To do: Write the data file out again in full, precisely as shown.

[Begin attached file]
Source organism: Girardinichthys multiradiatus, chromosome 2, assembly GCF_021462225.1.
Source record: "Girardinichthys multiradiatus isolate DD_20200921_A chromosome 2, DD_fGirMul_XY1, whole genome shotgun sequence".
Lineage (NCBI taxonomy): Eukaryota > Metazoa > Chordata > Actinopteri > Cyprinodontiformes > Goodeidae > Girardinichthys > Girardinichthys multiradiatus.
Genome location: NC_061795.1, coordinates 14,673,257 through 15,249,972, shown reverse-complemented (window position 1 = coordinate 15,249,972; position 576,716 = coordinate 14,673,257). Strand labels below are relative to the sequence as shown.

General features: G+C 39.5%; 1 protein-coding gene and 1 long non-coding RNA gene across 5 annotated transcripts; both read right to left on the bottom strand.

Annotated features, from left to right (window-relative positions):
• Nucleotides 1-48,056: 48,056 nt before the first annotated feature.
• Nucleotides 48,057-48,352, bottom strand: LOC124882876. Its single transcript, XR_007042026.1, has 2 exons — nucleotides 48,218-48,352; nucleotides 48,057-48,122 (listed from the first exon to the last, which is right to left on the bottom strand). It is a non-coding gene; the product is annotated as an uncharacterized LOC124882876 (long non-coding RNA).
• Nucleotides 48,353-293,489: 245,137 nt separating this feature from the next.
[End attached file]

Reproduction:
Source organism: Girardinichthys multiradiatus, chromosome 2, assembly GCF_021462225.1.
Source record: "Girardinichthys multiradiatus isolate DD_20200921_A chromosome 2, DD_fGirMul_XY1, whole genome shotgun sequence".
Lineage (NCBI taxonomy): Eukaryota > Metazoa > Chordata > Actinopteri > Cyprinodontiformes > Goodeidae > Girardinichthys > Girardinichthys multiradiatus.
Genome location: NC_061795.1, coordinates 14,673,257 through 15,249,972, shown reverse-complemented (window position 1 = coordinate 15,249,972; position 576,716 = coordinate 14,673,257). Strand labels below are relative to the sequence as shown.

General features: G+C 39.5%; 1 protein-coding gene and 1 long non-coding RNA gene across 5 annotated transcripts; both read right to left on the bottom strand.

Annotated features, from left to right (window-relative positions):
• Nucleotides 1-48,056: 48,056 nt before the first annotated feature.
• Nucleotides 48,057-48,352, bottom strand: LOC124882876. Its single transcript, XR_007042026.1, has 2 exons — nucleotides 48,218-48,352; nucleotides 48,057-48,122 (listed from the first exon to the last, which is right to left on the bottom strand). It is a non-coding gene; the product is annotated as an uncharacterized LOC124882876 (long non-coding RNA).
• Nucleotides 48,353-293,489: 245,137 nt separating this feature from the next.